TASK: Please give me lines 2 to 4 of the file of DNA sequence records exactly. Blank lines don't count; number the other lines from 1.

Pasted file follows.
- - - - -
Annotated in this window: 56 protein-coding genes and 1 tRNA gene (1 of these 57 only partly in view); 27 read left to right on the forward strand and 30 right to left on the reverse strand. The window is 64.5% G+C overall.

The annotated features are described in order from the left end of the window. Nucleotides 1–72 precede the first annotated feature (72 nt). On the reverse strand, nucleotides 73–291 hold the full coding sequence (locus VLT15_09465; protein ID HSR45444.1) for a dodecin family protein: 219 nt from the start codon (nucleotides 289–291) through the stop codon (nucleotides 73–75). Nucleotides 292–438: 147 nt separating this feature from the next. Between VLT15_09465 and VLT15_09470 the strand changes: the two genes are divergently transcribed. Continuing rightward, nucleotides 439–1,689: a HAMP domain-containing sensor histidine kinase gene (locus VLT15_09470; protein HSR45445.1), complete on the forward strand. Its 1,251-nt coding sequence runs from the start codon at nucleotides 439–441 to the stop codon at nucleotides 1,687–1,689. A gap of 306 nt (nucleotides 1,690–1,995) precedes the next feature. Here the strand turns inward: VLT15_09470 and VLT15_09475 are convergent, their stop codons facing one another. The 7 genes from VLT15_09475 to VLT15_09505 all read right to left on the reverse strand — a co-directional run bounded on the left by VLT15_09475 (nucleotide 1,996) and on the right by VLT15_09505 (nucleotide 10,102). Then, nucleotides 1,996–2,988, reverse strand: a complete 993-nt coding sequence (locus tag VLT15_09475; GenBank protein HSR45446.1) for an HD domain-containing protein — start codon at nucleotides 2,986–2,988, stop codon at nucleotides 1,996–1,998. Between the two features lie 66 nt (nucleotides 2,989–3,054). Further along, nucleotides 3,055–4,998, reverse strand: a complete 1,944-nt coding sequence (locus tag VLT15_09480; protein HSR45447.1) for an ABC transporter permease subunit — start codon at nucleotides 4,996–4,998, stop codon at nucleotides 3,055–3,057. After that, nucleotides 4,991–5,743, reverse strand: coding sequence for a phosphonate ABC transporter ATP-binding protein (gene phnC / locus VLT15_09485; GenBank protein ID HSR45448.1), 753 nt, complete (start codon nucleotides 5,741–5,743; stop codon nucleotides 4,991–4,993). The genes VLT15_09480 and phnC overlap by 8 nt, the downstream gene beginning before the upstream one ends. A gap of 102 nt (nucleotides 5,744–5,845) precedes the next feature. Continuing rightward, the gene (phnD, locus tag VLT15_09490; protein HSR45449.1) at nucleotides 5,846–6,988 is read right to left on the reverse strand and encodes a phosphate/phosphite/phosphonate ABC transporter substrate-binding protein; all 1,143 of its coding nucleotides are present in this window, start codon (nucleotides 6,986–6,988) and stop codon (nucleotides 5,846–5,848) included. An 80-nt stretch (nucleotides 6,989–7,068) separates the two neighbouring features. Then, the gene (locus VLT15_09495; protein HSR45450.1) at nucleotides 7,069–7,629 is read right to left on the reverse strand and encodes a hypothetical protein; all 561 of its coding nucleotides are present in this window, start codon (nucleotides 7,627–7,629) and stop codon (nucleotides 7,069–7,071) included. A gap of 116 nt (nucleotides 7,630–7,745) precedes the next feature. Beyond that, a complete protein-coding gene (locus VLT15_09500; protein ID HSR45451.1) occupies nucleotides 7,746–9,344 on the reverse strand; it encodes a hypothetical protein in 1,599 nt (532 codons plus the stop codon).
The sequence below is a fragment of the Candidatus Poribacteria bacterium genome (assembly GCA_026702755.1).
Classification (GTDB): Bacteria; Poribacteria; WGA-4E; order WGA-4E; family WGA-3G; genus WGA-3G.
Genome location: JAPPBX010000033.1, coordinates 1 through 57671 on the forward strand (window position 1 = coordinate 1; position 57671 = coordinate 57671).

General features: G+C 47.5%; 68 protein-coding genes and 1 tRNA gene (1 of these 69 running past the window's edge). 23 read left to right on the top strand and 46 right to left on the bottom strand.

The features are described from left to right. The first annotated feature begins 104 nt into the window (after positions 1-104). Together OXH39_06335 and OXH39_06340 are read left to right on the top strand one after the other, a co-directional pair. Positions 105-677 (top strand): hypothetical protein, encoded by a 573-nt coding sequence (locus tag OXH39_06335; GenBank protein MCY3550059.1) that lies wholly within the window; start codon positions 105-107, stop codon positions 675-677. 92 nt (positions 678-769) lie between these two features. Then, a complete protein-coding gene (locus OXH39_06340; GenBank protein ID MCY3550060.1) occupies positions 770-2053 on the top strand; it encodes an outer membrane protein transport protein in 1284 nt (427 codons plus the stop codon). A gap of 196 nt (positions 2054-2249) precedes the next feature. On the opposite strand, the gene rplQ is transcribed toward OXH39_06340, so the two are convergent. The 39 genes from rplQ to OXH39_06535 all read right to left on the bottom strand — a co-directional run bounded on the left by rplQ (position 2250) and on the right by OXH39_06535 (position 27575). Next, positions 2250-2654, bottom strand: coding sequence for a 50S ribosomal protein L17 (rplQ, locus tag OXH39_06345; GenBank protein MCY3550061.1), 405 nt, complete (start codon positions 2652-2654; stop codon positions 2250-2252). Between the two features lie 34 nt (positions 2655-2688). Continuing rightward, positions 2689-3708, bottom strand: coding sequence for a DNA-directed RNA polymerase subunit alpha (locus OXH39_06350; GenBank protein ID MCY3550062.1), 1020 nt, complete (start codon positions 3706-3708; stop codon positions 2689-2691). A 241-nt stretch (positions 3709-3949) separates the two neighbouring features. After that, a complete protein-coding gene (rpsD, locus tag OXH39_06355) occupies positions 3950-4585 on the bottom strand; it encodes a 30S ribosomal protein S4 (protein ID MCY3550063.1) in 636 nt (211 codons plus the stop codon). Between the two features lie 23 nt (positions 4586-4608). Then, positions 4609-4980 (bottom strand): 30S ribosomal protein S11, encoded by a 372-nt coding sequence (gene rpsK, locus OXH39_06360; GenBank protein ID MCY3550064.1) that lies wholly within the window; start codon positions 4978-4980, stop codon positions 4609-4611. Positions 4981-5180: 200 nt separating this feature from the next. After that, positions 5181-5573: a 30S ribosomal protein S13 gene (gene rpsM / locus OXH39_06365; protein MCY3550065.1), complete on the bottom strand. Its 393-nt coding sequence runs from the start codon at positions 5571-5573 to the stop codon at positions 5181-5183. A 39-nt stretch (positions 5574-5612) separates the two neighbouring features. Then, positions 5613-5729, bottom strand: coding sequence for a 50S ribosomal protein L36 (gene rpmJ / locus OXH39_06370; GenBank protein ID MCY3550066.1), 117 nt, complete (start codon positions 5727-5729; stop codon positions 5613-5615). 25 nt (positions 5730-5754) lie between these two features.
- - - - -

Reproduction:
The annotated features are described in order from the left end of the window. Nucleotides 1–72 precede the first annotated feature (72 nt). On the reverse strand, nucleotides 73–291 hold the full coding sequence (locus VLT15_09465; protein ID HSR45444.1) for a dodecin family protein: 219 nt from the start codon (nucleotides 289–291) through the stop codon (nucleotides 73–75). Nucleotides 292–438: 147 nt separating this feature from the next. Between VLT15_09465 and VLT15_09470 the strand changes: the two genes are divergently transcribed. Continuing rightward, nucleotides 439–1,689: a HAMP domain-containing sensor histidine kinase gene (locus VLT15_09470; protein HSR45445.1), complete on the forward strand. Its 1,251-nt coding sequence runs from the start codon at nucleotides 439–441 to the stop codon at nucleotides 1,687–1,689. A gap of 306 nt (nucleotides 1,690–1,995) precedes the next feature. Here the strand turns inward: VLT15_09470 and VLT15_09475 are convergent, their stop codons facing one another. The 7 genes from VLT15_09475 to VLT15_09505 all read right to left on the reverse strand — a co-directional run bounded on the left by VLT15_09475 (nucleotide 1,996) and on the right by VLT15_09505 (nucleotide 10,102). Then, nucleotides 1,996–2,988, reverse strand: a complete 993-nt coding sequence (locus tag VLT15_09475; GenBank protein HSR45446.1) for an HD domain-containing protein — start codon at nucleotides 2,986–2,988, stop codon at nucleotides 1,996–1,998. Between the two features lie 66 nt (nucleotides 2,989–3,054). Further along, nucleotides 3,055–4,998, reverse strand: a complete 1,944-nt coding sequence (locus tag VLT15_09480; protein HSR45447.1) for an ABC transporter permease subunit — start codon at nucleotides 4,996–4,998, stop codon at nucleotides 3,055–3,057. After that, nucleotides 4,991–5,743, reverse strand: coding sequence for a phosphonate ABC transporter ATP-binding protein (gene phnC / locus VLT15_09485; GenBank protein ID HSR45448.1), 753 nt, complete (start codon nucleotides 5,741–5,743; stop codon nucleotides 4,991–4,993). The genes VLT15_09480 and phnC overlap by 8 nt, the downstream gene beginning before the upstream one ends. A gap of 102 nt (nucleotides 5,744–5,845) precedes the next feature. Continuing rightward, the gene (phnD, locus tag VLT15_09490; protein HSR45449.1) at nucleotides 5,846–6,988 is read right to left on the reverse strand and encodes a phosphate/phosphite/phosphonate ABC transporter substrate-binding protein; all 1,143 of its coding nucleotides are present in this window, start codon (nucleotides 6,986–6,988) and stop codon (nucleotides 5,846–5,848) included. An 80-nt stretch (nucleotides 6,989–7,068) separates the two neighbouring features. Then, the gene (locus VLT15_09495; protein HSR45450.1) at nucleotides 7,069–7,629 is read right to left on the reverse strand and encodes a hypothetical protein; all 561 of its coding nucleotides are present in this window, start codon (nucleotides 7,627–7,629) and stop codon (nucleotides 7,069–7,071) included. A gap of 116 nt (nucleotides 7,630–7,745) precedes the next feature. Beyond that, a complete protein-coding gene (locus VLT15_09500; protein ID HSR45451.1) occupies nucleotides 7,746–9,344 on the reverse strand; it encodes a hypothetical protein in 1,599 nt (532 codons plus the stop codon).
The sequence below is a fragment of the Candidatus Poribacteria bacterium genome (assembly GCA_026702755.1).
Classification (GTDB): Bacteria; Poribacteria; WGA-4E; order WGA-4E; family WGA-3G; genus WGA-3G.